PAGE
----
Category Archives: Politics

I am a Christian and I am a Democrat

This month’s synchroblog theme is “Faith and Politics”  One of the things that bothers me a lot when it comes to faith and politics is when I hear someone say that one cannot be a Christian and a Democrat … so I thought I would write about being a Christian and a Democrat.  I will add the links to the other synchroblog contributions to the bottom of this post as they become available. 

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Contrary to what some people think these days it is possible to be a faithful follower of Jesus and a Democrat at the same time.

Take me for instance.  I am a Christian and I am a Democrat.

I wasn’t always a Democrat.  I grew up in a conservative Christian community and was a Republican for most of my life.  However, several years ago the Republican party went so far right that I had to seriously consider what I believed and why.  It was a process but after a lot of thought, discussion, prayer and study of scripture I left the Republican party.

Some people would argue that the bible doesn’t have a lot to say about government but I disagree.  I believe that scripture instructs that government should exist to protect it’s citizens and promote a common good for the society it serves. As I studied scripture I came to believe that the Democratic party did that better than the Republican party at this point in time.

Whether we are talking about the sanctity of life, healthcare, education, animal rights, environment, civil rights, immigration, caring for the poor, war, taxes or economy the Democratic platform represents the tenets of my faith “better” than the Republican party. It doesn’t represent it perfectly and never will.  I don’t even believe that it should.

Personally, I don’t really like political parties to say too much about religion or God.  Of course my beliefs are going to inform how I vote and what party I affiliate with, but I think that government should strive to serve a larger base than one particular religion, even if it is my own.  My observation in recent years is that the injection of the Christian religion into American politics has caused more division than unity and done more harm than good.  Therefore, recently when the Democratic party didn’t include the mention of God in their platform I wasn’t upset as a person of faith.  To be honest it doesn’t really matter to me how many times God is mentioned and actually I think it would be better to leave his name out of political platforms altogether.  As a person of faith I am more concerned with the principles and policies that a party is supporting and promoting and how they line up with my beliefs – not whether or not the name of God was mentioned.  In fact, I even think that using the name of God in a political platform can come across as emotionally manipulative and before I left the Republican party I had begun to feel like the party had become insincere and manipulative when it came to certain issues such as abortion and same sex marriage.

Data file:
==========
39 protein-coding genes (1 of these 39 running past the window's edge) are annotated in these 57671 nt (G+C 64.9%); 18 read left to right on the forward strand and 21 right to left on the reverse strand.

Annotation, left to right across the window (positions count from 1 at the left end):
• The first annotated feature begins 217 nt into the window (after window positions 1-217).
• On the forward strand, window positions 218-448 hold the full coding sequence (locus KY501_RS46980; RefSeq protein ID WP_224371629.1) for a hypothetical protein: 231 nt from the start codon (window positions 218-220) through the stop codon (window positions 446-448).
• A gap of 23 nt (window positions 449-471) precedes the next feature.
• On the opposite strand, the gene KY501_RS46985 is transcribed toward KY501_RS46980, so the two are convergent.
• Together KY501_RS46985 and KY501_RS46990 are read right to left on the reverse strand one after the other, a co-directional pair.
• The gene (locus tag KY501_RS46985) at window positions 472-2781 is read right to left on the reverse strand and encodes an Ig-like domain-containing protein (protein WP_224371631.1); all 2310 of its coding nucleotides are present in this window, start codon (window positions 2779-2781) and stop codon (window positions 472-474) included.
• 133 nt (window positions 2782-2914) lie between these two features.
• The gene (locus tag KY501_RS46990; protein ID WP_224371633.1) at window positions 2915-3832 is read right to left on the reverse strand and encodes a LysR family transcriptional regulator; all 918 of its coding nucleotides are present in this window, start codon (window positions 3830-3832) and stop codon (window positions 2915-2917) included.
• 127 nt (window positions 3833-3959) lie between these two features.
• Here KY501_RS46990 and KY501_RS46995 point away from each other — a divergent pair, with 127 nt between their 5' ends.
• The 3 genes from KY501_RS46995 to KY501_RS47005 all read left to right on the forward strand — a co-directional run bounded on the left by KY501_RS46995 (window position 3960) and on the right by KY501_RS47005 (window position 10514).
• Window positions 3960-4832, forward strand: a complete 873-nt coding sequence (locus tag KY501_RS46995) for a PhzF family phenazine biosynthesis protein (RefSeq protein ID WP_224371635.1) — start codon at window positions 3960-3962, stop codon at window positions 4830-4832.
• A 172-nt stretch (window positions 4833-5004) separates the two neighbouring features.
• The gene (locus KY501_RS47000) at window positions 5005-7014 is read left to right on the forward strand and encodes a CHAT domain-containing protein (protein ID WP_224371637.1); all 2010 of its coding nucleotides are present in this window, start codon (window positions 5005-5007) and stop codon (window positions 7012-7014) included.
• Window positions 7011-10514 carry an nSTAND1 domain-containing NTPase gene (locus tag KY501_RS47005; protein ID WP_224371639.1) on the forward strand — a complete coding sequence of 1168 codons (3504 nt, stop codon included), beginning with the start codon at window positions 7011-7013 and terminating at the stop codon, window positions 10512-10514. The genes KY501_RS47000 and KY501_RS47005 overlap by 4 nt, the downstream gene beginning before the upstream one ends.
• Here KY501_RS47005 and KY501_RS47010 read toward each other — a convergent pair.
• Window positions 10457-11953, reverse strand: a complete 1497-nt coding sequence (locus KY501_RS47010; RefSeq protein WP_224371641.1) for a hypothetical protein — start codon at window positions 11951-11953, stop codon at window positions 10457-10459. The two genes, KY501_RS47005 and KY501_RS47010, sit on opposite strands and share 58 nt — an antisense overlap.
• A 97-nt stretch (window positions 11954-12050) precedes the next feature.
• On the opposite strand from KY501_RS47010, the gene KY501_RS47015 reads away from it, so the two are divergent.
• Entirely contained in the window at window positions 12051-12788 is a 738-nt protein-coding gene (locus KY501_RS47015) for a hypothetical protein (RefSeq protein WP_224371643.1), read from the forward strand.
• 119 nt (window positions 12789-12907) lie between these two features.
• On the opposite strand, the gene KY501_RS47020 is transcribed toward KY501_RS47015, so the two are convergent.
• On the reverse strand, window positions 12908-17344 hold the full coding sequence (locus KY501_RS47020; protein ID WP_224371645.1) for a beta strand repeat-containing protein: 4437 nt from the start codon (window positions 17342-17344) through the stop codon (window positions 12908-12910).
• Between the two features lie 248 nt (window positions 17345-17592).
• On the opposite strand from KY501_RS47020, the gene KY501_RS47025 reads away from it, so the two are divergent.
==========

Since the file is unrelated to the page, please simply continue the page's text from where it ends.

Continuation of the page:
At first I was timid about speaking out about leaving the Republican party behind.  After all I had been part of the conservative Christian community and heard the declarations about how evil Democrats and liberals were.  And when I did share my thoughts and doubts and questions about the Republican party with my conservative Christian friends and acquaintances I often got the idea that my faith was being questioned more than my politics.

But as the years have gone by I have met a lot of people who are serious about following in the way of Jesus who are Democrats and they are some of the most loving and kind people I have ever met. And I believe that they have helped to change me for the better.

I have been moved by the way they are willing to give up some of their rights, conveniences and possessions in order to promote the common good.  I have been inspired by the way they are careful not to push their beliefs onto others or denigrate people who believe differently than they do.  I have been encouraged by the way they are willing to take the extra effort and time it takes to care for our environment and protect animals.  I have been emboldened by the way they are so dedicated to the idea that everyone is created in the image of God and deserves to be treated equally with dignity and respect.

Today I am no longer timid about my affiliation with the Democratic party.  Today I am even proud to say, “I am a Christian and I am a Democrat”

and sometimes I even add:

“In fact, I am NOT a Democrat in spite of my faith … I am a Democrat BECAUSE of my faith.”

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Here are the links to other posts for this month’s synchroblog:

We The People by Wendy McCaig

Pulpit Freedom, Public Faith by Carol Kuniholm

Plumbers and Politicians by Glenn Hager

Conflating Faith and Politics by Maurice Broaddus

You Cannot Serve Two Masters by Sonja Andrews

Would Jesus Vote by Jeremy Myers

A Kingdom Not Of This World by Jareth Caelum

I am a Christian and I am a Democrat by Liz Dyer

5 ways to make it through the election and still keep your friends by Kathy Escobar

Why There’s No Such Thing As The Christian Vote by Marta Layton

God’s Politics? by Andrew Carmichael

The First Step Is Admitting There Is A Problem

This post is part of a synchroblog on extreme economic inequality. The list of participants will be posted at the end of this post as soon as they are available.

Extreme Income Inequality is a hot topic in theU.S.